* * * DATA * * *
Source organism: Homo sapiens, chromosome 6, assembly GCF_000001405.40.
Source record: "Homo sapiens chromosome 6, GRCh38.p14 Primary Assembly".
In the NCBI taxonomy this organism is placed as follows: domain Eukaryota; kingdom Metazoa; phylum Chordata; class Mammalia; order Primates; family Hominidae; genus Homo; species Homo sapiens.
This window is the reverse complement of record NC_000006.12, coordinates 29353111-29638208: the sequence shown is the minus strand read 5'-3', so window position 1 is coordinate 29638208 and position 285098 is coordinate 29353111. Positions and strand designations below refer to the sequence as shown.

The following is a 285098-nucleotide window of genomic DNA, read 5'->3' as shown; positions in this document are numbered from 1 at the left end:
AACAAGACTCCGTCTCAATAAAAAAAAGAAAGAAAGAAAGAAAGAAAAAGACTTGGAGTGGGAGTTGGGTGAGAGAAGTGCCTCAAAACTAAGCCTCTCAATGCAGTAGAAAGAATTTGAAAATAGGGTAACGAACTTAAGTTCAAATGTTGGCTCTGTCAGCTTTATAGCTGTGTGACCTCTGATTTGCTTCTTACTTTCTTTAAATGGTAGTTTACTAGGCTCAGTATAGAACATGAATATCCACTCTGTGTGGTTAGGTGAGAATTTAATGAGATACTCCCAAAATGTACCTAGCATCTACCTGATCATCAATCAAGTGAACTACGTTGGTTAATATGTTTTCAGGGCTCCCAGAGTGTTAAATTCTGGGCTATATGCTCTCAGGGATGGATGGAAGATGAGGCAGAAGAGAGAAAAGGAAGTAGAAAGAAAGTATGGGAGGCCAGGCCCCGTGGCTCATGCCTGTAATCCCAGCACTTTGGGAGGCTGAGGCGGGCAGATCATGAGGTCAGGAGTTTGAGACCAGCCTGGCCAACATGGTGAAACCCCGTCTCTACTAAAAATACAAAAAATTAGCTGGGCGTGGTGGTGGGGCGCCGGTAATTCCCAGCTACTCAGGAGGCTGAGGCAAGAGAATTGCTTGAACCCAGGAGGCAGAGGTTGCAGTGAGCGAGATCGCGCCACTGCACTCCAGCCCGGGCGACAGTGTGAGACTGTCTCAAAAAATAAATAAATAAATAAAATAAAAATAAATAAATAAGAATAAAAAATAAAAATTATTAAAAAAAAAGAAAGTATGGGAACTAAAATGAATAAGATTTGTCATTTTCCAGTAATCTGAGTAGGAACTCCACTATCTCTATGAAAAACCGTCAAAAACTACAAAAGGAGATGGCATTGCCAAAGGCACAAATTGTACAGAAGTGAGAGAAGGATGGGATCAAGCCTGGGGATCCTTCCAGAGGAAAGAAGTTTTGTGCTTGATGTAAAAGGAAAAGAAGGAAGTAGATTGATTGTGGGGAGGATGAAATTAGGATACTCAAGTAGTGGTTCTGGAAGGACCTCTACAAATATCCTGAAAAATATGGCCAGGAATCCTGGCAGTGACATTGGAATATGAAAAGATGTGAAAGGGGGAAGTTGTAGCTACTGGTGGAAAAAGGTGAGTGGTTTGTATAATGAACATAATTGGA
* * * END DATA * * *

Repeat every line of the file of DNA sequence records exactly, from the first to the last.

Source organism: Homo sapiens, chromosome 6, assembly GCF_000001405.40.
Source record: "Homo sapiens chromosome 6, GRCh38.p14 Primary Assembly".
In the NCBI taxonomy this organism is placed as follows: domain Eukaryota; kingdom Metazoa; phylum Chordata; class Mammalia; order Primates; family Hominidae; genus Homo; species Homo sapiens.
This window is the reverse complement of record NC_000006.12, coordinates 29353111-29638208: the sequence shown is the minus strand read 5'-3', so window position 1 is coordinate 29638208 and position 285098 is coordinate 29353111. Positions and strand designations below refer to the sequence as shown.

The following is a 285098-nucleotide window of genomic DNA, read 5'->3' as shown; positions in this document are numbered from 1 at the left end:
AACAAGACTCCGTCTCAATAAAAAAAAGAAAGAAAGAAAGAAAGAAAAAGACTTGGAGTGGGAGTTGGGTGAGAGAAGTGCCTCAAAACTAAGCCTCTCAATGCAGTAGAAAGAATTTGAAAATAGGGTAACGAACTTAAGTTCAAATGTTGGCTCTGTCAGCTTTATAGCTGTGTGACCTCTGATTTGCTTCTTACTTTCTTTAAATGGTAGTTTACTAGGCTCAGTATAGAACATGAATATCCACTCTGTGTGGTTAGGTGAGAATTTAATGAGATACTCCCAAAATGTACCTAGCATCTACCTGATCATCAATCAAGTGAACTACGTTGGTTAATATGTTTTCAGGGCTCCCAGAGTGTTAAATTCTGGGCTATATGCTCTCAGGGATGGATGGAAGATGAGGCAGAAGAGAGAAAAGGAAGTAGAAAGAAAGTATGGGAGGCCAGGCCCCGTGGCTCATGCCTGTAATCCCAGCACTTTGGGAGGCTGAGGCGGGCAGATCATGAGGTCAGGAGTTTGAGACCAGCCTGGCCAACATGGTGAAACCCCGTCTCTACTAAAAATACAAAAAATTAGCTGGGCGTGGTGGTGGGGCGCCGGTAATTCCCAGCTACTCAGGAGGCTGAGGCAAGAGAATTGCTTGAACCCAGGAGGCAGAGGTTGCAGTGAGCGAGATCGCGCCACTGCACTCCAGCCCGGGCGACAGTGTGAGACTGTCTCAAAAAATAAATAAATAAATAAAATAAAAATAAATAAATAAGAATAAAAAATAAAAATTATTAAAAAAAAAGAAAGTATGGGAACTAAAATGAATAAGATTTGTCATTTTCCAGTAATCTGAGTAGGAACTCCACTATCTCTATGAAAAACCGTCAAAAACTACAAAAGGAGATGGCATTGCCAAAGGCACAAATTGTACAGAAGTGAGAGAAGGATGGGATCAAGCCTGGGGATCCTTCCAGAGGAAAGAAGTTTTGTGCTTGATGTAAAAGGAAAAGAAGGAAGTAGATTGATTGTGGGGAGGATGAAATTAGGATACTCAAGTAGTGGTTCTGGAAGGACCTCTACAAATATCCTGAAAAATATGGCCAGGAATCCTGGCAGTGACATTGGAATATGAAAAGATGTGAAAGGGGGAAGTTGTAGCTACTGGTGGAAAAAGGTGAGTGGTTTGTATAATGAACATAATTGGA